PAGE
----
Here is the latest Michigan news from The Associated Press at 8:40 a.m. EDT

DETROIT (AP) — Michigan Gov. Gretchen Whitmer is relaxing licensing rules so employers and schools can quickly create “disaster relief” child care centers during the coronavirus emergency. The facilities will prioritize slots for workers in certain essential fields like health care and law enforcement. Whitmer’s order Wednesday came after officials said a man in his 50s who had COVID-19 died at a Detroit-area hospital. It’s the first coronavirus death in Michigan. Meanwhile, Detroit’s three automakers agreed to close all U.S. factories due to virus fears. The U.S. and Canada have agreed to temporarily close their shared border to nonessential travel.

AUSTIN, Texas (AP) — Closing schools to combat the spread of the coronavirus has prompted several states to cancel the standardized testing that is dreaded by students and teachers alike. Many states were scheduled to begin testing in April but now face school closures that could last weeks or longer. States are asking federal education officials to waive federal testing requirements. Many states use high-stakes testing to advance students to the next grade level and rate schools and teachers. Education groups also say bringing kids in for testing after weeks of online learning wouldn’t be fair to them.

DETROIT (AP) — Concerns about the spreading coronavirus has forced most of North America’s auto plants to close temporarily. Ford, General Motors, Fiat Chrysler, Honda and Toyota said on Wednesday they would shut down all factories in the region, citing concerns for employees who work in close quarters building automobiles. Nissan is closing U.S. factories. In addition, Hyundai closed its Alabama plant after a worker tested positive for the virus. Detroit’s three automakers said their closures would begin this week, while Honda and Toyota will start next week. Nissan will close U.S. plants starting Friday. Closings will run from a few days to over two weeks, but most automakers said they’ll have to evaluate the spread of the virus before reopening.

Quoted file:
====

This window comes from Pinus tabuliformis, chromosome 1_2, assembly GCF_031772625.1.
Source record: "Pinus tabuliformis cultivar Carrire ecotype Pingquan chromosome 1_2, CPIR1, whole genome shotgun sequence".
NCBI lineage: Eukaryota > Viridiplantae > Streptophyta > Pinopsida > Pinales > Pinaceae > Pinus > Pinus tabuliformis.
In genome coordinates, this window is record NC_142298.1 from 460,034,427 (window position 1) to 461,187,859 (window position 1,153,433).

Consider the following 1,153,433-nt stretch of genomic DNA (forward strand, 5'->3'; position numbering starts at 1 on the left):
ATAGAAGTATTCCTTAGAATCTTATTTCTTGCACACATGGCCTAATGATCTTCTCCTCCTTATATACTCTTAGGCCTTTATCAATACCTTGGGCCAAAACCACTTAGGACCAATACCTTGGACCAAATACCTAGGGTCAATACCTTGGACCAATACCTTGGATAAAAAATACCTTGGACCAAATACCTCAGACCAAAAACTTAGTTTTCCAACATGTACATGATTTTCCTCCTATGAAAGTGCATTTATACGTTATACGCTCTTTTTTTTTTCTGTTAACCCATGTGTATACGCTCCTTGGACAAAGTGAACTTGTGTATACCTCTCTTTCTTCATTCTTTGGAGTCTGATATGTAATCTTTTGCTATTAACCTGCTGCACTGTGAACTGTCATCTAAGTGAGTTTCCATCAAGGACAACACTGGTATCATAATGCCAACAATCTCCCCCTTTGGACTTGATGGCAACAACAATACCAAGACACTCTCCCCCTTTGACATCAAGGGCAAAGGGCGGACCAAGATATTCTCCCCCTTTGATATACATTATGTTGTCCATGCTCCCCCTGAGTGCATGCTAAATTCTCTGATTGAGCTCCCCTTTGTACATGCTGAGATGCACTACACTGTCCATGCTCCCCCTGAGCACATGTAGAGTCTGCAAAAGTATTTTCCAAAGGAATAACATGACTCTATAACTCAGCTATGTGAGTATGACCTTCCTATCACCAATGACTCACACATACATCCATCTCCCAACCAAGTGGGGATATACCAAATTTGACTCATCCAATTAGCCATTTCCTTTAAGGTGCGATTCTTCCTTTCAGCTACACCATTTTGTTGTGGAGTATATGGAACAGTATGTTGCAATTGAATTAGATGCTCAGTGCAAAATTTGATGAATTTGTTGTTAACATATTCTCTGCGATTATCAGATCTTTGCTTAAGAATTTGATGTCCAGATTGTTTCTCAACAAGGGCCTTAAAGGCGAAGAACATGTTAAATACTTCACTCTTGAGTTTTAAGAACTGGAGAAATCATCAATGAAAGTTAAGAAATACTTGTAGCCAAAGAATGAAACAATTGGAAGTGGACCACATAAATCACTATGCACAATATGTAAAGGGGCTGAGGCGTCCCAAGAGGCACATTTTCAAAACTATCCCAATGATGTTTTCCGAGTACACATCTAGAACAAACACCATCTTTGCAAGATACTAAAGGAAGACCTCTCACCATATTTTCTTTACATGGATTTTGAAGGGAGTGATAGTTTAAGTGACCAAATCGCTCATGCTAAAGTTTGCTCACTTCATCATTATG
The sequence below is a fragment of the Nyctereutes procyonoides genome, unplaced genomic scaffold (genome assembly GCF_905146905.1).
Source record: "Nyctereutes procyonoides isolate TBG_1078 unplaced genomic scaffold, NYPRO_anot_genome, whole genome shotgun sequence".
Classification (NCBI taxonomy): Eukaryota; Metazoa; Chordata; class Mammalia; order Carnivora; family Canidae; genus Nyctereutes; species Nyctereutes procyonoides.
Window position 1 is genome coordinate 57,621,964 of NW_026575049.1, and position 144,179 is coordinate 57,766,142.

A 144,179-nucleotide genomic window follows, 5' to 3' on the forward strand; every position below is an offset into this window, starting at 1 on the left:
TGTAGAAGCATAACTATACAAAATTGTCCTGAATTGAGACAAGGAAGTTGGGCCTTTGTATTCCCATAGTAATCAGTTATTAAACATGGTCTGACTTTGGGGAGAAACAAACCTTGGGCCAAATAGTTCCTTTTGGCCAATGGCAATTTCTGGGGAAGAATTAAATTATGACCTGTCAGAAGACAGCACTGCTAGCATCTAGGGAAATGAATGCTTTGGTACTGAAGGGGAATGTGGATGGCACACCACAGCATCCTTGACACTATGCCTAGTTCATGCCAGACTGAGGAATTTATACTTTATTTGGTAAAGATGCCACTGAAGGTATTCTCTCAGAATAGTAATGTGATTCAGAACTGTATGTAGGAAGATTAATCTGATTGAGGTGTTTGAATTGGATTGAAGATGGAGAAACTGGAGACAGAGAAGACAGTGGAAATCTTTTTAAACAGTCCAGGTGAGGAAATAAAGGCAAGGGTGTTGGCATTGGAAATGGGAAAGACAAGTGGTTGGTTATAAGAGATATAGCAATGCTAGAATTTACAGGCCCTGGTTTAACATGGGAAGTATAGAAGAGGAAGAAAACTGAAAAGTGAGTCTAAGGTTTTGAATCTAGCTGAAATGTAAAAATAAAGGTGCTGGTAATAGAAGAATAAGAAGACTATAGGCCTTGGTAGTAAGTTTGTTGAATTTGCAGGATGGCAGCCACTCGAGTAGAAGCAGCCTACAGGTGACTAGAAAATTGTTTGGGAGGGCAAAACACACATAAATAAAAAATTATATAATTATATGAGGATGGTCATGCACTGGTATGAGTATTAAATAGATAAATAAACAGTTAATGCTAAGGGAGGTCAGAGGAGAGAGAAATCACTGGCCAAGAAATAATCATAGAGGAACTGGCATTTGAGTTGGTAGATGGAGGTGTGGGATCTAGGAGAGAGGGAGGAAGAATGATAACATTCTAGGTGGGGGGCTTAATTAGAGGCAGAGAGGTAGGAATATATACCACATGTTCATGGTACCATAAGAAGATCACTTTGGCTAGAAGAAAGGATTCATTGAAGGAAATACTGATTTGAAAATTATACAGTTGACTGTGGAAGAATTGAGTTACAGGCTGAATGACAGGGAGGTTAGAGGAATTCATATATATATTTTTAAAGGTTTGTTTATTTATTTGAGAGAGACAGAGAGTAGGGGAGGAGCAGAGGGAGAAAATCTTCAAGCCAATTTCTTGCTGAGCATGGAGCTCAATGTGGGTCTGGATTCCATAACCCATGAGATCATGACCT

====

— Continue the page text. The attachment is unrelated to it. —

JEFFERSON CITY, Mo. (AP) — Applications for jobless benefits are surging in some states as coronavirus concerns shake the U.S. economy. The sharp increase comes as governments have ordered millions of workers, students and shoppers to stay home as a precaution against spreading the virus that causes the COVID-19 disease. In some states, the demand for help may outstrip the ability to pay claims. The U.S. Labor Department says 21 states began the year with unemployment insurance fund balances below the levels recommended to stay solvent in a recession. States are expected to get some help from the federal government.